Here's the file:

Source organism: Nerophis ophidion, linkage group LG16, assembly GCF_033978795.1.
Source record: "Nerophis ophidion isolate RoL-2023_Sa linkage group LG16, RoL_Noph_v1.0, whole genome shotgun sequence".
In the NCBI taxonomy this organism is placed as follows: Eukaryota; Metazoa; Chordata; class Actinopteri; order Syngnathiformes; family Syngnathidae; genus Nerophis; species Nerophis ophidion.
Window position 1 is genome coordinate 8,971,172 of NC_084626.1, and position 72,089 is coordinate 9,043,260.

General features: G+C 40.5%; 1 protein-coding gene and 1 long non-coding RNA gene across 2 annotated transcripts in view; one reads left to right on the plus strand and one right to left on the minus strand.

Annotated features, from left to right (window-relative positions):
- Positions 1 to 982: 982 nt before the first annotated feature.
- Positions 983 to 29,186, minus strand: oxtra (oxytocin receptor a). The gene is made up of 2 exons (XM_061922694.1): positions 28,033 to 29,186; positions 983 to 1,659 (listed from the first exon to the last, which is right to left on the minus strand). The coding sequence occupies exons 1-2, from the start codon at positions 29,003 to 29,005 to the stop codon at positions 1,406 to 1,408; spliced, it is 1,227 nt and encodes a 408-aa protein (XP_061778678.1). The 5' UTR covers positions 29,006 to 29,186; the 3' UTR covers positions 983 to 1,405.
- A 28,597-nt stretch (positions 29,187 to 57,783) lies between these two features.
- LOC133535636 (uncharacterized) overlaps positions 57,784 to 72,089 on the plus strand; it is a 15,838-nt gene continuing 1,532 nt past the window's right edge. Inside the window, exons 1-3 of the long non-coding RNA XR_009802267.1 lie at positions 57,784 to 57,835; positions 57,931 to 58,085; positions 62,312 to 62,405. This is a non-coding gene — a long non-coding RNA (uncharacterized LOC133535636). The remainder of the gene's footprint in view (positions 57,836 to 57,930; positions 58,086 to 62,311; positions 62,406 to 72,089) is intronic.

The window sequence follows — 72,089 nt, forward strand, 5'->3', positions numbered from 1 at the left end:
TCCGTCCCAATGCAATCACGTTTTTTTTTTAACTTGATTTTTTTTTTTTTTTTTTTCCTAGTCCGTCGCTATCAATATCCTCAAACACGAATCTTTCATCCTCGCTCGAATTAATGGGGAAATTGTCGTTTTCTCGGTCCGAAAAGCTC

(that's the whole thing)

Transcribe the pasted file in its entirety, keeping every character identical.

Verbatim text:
Source organism: Nerophis ophidion, linkage group LG16, assembly GCF_033978795.1.
Source record: "Nerophis ophidion isolate RoL-2023_Sa linkage group LG16, RoL_Noph_v1.0, whole genome shotgun sequence".
In the NCBI taxonomy this organism is placed as follows: Eukaryota; Metazoa; Chordata; class Actinopteri; order Syngnathiformes; family Syngnathidae; genus Nerophis; species Nerophis ophidion.
Window position 1 is genome coordinate 8,971,172 of NC_084626.1, and position 72,089 is coordinate 9,043,260.

General features: G+C 40.5%; 1 protein-coding gene and 1 long non-coding RNA gene across 2 annotated transcripts in view; one reads left to right on the plus strand and one right to left on the minus strand.

Annotated features, from left to right (window-relative positions):
- Positions 1 to 982: 982 nt before the first annotated feature.
- Positions 983 to 29,186, minus strand: oxtra (oxytocin receptor a). The gene is made up of 2 exons (XM_061922694.1): positions 28,033 to 29,186; positions 983 to 1,659 (listed from the first exon to the last, which is right to left on the minus strand). The coding sequence occupies exons 1-2, from the start codon at positions 29,003 to 29,005 to the stop codon at positions 1,406 to 1,408; spliced, it is 1,227 nt and encodes a 408-aa protein (XP_061778678.1). The 5' UTR covers positions 29,006 to 29,186; the 3' UTR covers positions 983 to 1,405.
- A 28,597-nt stretch (positions 29,187 to 57,783) lies between these two features.
- LOC133535636 (uncharacterized) overlaps positions 57,784 to 72,089 on the plus strand; it is a 15,838-nt gene continuing 1,532 nt past the window's right edge. Inside the window, exons 1-3 of the long non-coding RNA XR_009802267.1 lie at positions 57,784 to 57,835; positions 57,931 to 58,085; positions 62,312 to 62,405. This is a non-coding gene — a long non-coding RNA (uncharacterized LOC133535636). The remainder of the gene's footprint in view (positions 57,836 to 57,930; positions 58,086 to 62,311; positions 62,406 to 72,089) is intronic.

The window sequence follows — 72,089 nt, forward strand, 5'->3', positions numbered from 1 at the left end:
TCCGTCCCAATGCAATCACGTTTTTTTTTTAACTTGATTTTTTTTTTTTTTTTTTTCCTAGTCCGTCGCTATCAATATCCTCAAACACGAATCTTTCATCCTCGCTCGAATTAATGGGGAAATTGTCGTTTTCTCGGTCCGAAAAGCTC